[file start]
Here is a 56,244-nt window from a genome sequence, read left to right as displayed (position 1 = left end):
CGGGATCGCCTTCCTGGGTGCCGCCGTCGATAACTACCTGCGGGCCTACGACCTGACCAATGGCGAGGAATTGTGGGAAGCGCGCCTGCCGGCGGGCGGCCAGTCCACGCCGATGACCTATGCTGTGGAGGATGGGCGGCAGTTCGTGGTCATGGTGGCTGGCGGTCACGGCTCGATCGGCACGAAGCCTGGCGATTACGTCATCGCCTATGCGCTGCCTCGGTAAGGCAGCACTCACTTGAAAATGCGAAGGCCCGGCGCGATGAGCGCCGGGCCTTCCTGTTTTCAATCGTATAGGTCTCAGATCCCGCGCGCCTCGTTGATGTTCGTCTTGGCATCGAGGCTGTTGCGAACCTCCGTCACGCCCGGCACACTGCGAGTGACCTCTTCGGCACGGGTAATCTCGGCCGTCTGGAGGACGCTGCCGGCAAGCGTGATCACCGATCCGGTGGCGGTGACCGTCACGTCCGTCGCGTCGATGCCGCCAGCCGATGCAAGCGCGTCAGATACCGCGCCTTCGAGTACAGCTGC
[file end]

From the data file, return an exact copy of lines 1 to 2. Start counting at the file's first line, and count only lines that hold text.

Here is a 56,244-nt window from a genome sequence, read left to right as displayed (position 1 = left end):
CGGGATCGCCTTCCTGGGTGCCGCCGTCGATAACTACCTGCGGGCCTACGACCTGACCAATGGCGAGGAATTGTGGGAAGCGCGCCTGCCGGCGGGCGGCCAGTCCACGCCGATGACCTATGCTGTGGAGGATGGGCGGCAGTTCGTGGTCATGGTGGCTGGCGGTCACGGCTCGATCGGCACGAAGCCTGGCGATTACGTCATCGCCTATGCGCTGCCTCGGTAAGGCAGCACTCACTTGAAAATGCGAAGGCCCGGCGCGATGAGCGCCGGGCCTTCCTGTTTTCAATCGTATAGGTCTCAGATCCCGCGCGCCTCGTTGATGTTCGTCTTGGCATCGAGGCTGTTGCGAACCTCCGTCACGCCCGGCACACTGCGAGTGACCTCTTCGGCACGGGTAATCTCGGCCGTCTGGAGGACGCTGCCGGCAAGCGTGATCACCGATCCGGTGGCGGTGACCGTCACGTCCGTCGCGTCGATGCCGCCAGCCGATGCAAGCGCGTCAGATACCGCGCCTTCGAGTACAGCTGC